A process-centric KPI for IT, for example, would be the rate at which help desk tickets are closed. This metric inspires speed in help desk technicians, but doesn't always satisfy users, especially if the issue isn't resolved correctly and they have to reopen a ticket. A more results-oriented KPI, in this example, would measure users' experience with the help desk ticket process.
"It's [about] the satisfaction with the service the organization provided," Pucciarelli said. "That's an example of aligning with outcomes."
IT admins should emphasize reliability and performance as it relates to user and customer satisfaction, agreed Brian Kirsch, IT architect and TechTarget contributor. An application stack -- especially one that spans the cloud and on premises -- has a lot of moving pieces. Instead of diving right into the details of each component, start with the overall picture of the user experience and work backward to identify technical ways to improve it. In other words, begin with the forest, then look at the trees.
To measure application downtime in the context of the user experience, IT teams should remember that not all downtime is created equal, Pucciarelli said. For example, application downtime for an app that has 100 users will have steeper consequences than one that has 10, even if the outage length is the same for both. To more accurately measure customer satisfaction, look at metrics such as user outage minutes, which reflects when an organization fails to meet its users' expectations.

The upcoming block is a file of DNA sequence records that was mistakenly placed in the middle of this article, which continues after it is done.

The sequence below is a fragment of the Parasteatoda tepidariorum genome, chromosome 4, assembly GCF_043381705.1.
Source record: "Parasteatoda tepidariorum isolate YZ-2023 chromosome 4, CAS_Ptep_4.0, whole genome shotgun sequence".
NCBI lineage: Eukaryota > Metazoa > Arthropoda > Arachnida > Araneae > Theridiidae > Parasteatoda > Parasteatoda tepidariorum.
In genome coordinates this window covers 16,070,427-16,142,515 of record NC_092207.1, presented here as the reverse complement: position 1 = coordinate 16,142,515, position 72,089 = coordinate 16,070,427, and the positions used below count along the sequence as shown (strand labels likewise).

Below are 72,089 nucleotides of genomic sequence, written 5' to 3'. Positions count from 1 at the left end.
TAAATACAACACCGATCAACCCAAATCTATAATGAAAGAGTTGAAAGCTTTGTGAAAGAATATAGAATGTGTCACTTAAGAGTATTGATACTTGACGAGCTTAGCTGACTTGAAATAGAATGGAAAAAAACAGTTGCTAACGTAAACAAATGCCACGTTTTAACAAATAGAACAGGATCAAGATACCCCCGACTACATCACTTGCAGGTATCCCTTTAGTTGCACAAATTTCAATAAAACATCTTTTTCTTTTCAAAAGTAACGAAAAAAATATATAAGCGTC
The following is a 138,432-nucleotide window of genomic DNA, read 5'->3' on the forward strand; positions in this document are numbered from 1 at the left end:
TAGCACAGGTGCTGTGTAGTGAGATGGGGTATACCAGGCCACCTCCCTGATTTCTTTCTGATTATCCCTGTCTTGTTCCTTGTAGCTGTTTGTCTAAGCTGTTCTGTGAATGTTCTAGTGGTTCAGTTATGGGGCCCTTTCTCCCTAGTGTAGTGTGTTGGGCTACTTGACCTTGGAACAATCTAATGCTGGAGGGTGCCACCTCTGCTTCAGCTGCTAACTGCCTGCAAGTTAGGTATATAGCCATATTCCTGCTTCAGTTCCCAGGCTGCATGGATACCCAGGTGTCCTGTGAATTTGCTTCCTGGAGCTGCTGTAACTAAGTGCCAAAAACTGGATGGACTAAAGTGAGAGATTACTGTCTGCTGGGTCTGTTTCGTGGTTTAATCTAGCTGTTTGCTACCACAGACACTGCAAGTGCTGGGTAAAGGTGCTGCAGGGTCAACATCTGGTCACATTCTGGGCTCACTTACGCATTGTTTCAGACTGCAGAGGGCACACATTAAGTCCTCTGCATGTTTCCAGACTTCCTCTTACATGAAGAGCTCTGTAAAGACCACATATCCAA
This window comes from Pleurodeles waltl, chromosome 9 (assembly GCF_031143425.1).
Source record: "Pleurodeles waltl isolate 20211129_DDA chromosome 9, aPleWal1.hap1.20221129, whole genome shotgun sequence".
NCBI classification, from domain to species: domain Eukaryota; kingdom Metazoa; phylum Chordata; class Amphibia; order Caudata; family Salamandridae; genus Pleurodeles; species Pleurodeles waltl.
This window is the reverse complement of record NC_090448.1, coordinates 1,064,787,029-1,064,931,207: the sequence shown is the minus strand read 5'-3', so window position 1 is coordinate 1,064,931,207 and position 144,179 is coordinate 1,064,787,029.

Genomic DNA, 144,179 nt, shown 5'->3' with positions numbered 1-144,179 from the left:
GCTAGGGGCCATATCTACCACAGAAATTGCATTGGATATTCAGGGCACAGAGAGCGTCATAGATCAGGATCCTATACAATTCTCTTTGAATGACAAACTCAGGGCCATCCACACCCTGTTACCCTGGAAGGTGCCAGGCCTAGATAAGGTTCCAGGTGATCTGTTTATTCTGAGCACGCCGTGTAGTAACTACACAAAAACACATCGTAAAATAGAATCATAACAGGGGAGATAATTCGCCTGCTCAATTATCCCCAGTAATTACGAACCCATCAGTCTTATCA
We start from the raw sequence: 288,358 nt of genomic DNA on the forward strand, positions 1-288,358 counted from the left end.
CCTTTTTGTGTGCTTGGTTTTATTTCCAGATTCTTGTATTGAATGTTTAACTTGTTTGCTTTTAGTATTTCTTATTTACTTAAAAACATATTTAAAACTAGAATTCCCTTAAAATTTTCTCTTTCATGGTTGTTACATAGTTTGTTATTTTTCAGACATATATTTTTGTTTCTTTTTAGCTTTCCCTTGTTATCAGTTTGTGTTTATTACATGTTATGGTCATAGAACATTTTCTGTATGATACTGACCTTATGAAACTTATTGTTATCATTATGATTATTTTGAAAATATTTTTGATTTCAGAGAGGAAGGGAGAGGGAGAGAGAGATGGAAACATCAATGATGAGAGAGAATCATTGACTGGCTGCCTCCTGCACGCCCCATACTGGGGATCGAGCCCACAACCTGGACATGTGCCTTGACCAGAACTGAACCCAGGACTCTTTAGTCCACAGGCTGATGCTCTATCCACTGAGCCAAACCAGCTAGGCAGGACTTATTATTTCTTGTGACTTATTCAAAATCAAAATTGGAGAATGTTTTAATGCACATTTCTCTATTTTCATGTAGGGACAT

A change in KPIs requires a change in culture
The evolution of KPIs for IT operations brings with it a challenging culture change.
"When we talk with most executives, most CIOs will say, 'Okay, this makes sense,'" said Pucciarelli, about adopting results-oriented KPIs. "But [for] the folks who report to the CIO, this is a heretical approach because they grew up measuring the efficiency of their processes. So how many help desk tickets did I close? What's the percentage of downtime? You know, process-centric KPIs to the IT organization."
Additionally, KPIs related to user satisfaction can be more difficult to measure than traditional metrics related to time or cost. Communication between IT teams and end users needs to increase if enterprises want a reliable picture of the user experience.
"People are only vocal when there's an issue. You can have 100 people and 99 are doing well -- you're only going to hear from the one that's complaining up a storm," Kirsch said. Without a mix of negative and positive feedback, IT teams only see a limited picture of what is happening. Try to collect thorough feedback through user surveys and similar tools.
"KPIs are useless if you don't have any closed loop on what's going on," Kirsch said.
For some organizations, a shift from process-centric to results-centric IT KPIs will only come at the heels of a management change.
"Some of the organizations that have older IT management, they're stuck in that realm -- the nine to five [o'clock], everyone wears a tie," said Kirsch. "And as that management changes, you're starting to see more flexibility [and more] looking at the soft numbers, understanding that they have an impact."
Small and mid-sized companies are typically more flexible and able to adjust faster than larger enterprises, he added.